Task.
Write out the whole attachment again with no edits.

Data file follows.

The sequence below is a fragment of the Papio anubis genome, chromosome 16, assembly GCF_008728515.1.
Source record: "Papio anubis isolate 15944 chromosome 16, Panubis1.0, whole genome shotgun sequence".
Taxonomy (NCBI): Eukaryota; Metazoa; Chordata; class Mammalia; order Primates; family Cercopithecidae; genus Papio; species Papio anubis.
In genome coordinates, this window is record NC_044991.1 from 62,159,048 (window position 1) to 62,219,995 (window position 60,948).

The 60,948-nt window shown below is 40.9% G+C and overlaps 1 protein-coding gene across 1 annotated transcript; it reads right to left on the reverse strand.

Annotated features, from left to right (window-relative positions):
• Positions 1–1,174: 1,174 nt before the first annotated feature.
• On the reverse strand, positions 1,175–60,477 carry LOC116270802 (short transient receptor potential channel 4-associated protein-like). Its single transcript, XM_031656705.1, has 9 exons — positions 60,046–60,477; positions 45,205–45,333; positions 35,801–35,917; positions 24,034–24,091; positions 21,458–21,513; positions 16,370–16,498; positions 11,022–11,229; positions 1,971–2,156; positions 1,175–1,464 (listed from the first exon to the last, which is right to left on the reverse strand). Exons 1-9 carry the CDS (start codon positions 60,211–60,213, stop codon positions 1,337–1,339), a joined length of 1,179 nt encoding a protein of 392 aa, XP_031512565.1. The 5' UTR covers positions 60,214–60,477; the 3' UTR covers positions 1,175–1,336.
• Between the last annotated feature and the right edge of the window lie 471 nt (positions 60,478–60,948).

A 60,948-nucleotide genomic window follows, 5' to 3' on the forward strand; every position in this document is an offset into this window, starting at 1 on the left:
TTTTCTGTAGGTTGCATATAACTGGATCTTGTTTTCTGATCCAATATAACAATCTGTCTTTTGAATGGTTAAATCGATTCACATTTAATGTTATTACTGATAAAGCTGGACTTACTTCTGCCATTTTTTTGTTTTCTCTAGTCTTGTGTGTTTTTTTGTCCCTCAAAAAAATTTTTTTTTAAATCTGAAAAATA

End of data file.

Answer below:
The sequence below is a fragment of the Papio anubis genome, chromosome 16, assembly GCF_008728515.1.
Source record: "Papio anubis isolate 15944 chromosome 16, Panubis1.0, whole genome shotgun sequence".
Taxonomy (NCBI): Eukaryota; Metazoa; Chordata; class Mammalia; order Primates; family Cercopithecidae; genus Papio; species Papio anubis.
In genome coordinates, this window is record NC_044991.1 from 62,159,048 (window position 1) to 62,219,995 (window position 60,948).

The 60,948-nt window shown below is 40.9% G+C and overlaps 1 protein-coding gene across 1 annotated transcript; it reads right to left on the reverse strand.

Annotated features, from left to right (window-relative positions):
• Positions 1–1,174: 1,174 nt before the first annotated feature.
• On the reverse strand, positions 1,175–60,477 carry LOC116270802 (short transient receptor potential channel 4-associated protein-like). Its single transcript, XM_031656705.1, has 9 exons — positions 60,046–60,477; positions 45,205–45,333; positions 35,801–35,917; positions 24,034–24,091; positions 21,458–21,513; positions 16,370–16,498; positions 11,022–11,229; positions 1,971–2,156; positions 1,175–1,464 (listed from the first exon to the last, which is right to left on the reverse strand). Exons 1-9 carry the CDS (start codon positions 60,211–60,213, stop codon positions 1,337–1,339), a joined length of 1,179 nt encoding a protein of 392 aa, XP_031512565.1. The 5' UTR covers positions 60,214–60,477; the 3' UTR covers positions 1,175–1,336.
• Between the last annotated feature and the right edge of the window lie 471 nt (positions 60,478–60,948).

A 60,948-nucleotide genomic window follows, 5' to 3' on the forward strand; every position in this document is an offset into this window, starting at 1 on the left:
TTTTCTGTAGGTTGCATATAACTGGATCTTGTTTTCTGATCCAATATAACAATCTGTCTTTTGAATGGTTAAATCGATTCACATTTAATGTTATTACTGATAAAGCTGGACTTACTTCTGCCATTTTTTTGTTTTCTCTAGTCTTGTGTGTTTTTTTGTCCCTCAAAAAAATTTTTTTTTAAATCTGAAAAATA